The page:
Chain pickerel are attractive freshwater fish of North America. They are members of the pike family, which includes musky, northern pike, chain pickerel and other species.
Of the three members of the pike family that are sought after by anglers, chain pickerel are the smallest. They reach a length of 3 feet and weigh up to 7 lbs.
Chain pickerel are recognized by a vertical black bar which extends downward from each eye. Their sides are marked with a unique pattern of camouflage which is said to resemble chain links.
These markings consist of light tan to yellowish lines on a dark green background, which helps to conceal these fish in their favorite habitat.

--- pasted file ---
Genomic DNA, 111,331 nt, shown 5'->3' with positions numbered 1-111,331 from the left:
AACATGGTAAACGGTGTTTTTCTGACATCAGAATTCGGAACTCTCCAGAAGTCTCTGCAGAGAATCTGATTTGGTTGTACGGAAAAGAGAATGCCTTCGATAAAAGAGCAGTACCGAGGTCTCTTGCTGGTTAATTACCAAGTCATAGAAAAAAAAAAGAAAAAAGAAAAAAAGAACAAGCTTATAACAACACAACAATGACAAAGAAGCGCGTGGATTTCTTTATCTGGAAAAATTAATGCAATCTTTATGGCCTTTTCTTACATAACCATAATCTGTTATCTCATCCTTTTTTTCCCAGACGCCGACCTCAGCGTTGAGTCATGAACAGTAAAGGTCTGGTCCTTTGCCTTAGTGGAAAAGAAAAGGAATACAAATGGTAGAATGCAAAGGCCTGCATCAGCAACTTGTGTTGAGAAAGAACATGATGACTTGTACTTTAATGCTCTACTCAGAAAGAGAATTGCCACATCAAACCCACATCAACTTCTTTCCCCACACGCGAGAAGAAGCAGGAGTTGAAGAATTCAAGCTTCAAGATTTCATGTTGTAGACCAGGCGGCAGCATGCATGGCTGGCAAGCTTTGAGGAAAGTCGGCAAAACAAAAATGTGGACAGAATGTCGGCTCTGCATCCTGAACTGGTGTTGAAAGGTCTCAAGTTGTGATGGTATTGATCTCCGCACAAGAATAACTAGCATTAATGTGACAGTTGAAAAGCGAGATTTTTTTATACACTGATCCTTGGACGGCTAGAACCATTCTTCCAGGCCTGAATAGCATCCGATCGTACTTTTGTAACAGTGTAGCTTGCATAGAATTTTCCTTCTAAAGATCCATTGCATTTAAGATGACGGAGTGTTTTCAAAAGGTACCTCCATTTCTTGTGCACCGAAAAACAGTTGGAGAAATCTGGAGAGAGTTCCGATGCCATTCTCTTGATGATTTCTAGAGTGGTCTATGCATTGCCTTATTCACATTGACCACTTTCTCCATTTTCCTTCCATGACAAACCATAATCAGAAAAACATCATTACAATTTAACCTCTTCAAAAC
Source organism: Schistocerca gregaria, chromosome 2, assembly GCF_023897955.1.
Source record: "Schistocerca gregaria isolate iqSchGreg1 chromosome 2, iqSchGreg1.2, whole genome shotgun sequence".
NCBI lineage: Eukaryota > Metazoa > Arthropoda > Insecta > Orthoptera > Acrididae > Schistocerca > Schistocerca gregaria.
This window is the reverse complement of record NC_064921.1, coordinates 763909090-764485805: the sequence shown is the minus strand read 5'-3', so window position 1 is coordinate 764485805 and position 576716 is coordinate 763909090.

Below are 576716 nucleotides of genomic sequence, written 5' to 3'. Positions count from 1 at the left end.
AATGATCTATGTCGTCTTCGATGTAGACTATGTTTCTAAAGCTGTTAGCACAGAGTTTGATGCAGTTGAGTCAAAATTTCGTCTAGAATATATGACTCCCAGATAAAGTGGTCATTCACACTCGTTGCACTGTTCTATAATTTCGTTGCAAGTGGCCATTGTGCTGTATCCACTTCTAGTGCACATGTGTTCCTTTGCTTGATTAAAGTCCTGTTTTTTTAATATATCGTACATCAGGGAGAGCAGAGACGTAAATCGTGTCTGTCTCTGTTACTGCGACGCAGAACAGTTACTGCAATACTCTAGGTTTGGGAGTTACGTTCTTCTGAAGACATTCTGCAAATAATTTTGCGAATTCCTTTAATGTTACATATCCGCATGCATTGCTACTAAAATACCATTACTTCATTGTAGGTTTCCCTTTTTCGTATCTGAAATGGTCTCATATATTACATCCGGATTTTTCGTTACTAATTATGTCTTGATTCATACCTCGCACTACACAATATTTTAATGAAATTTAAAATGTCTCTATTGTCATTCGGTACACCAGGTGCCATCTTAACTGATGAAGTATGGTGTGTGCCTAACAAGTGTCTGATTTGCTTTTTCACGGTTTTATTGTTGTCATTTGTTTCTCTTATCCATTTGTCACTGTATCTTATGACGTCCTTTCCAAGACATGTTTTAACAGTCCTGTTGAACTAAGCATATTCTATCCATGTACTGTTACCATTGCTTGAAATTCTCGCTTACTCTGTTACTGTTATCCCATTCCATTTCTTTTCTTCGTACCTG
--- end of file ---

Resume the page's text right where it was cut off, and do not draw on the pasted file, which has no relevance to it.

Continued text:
Chain pickerel are ambush predators, hiding among aquatic vegetation or around obstructions where forage fish are found. They attack their prey in a lightning fast strike, holding tightly with razor sharp teeth.
Unlike many fish, pickerel bite well during the cooler months. Winter chain pickerel fishing techniques require a slower presentation, but the results can be worth the chilly time on the water.
Chain Pickerel Identification
The chain pickerel can be distinguished from northern pike and Muskies by its prominent chain-like markings on a green background. Chain pickerel can also be identified by their fully scaled cheek and gill cover, which differs from pike and musky.
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Other Names for Chain Pickerel
Depending on location, chain pickerel may also be called:
- southern pike
- jack fish
- federation pike
- federation pickerel.
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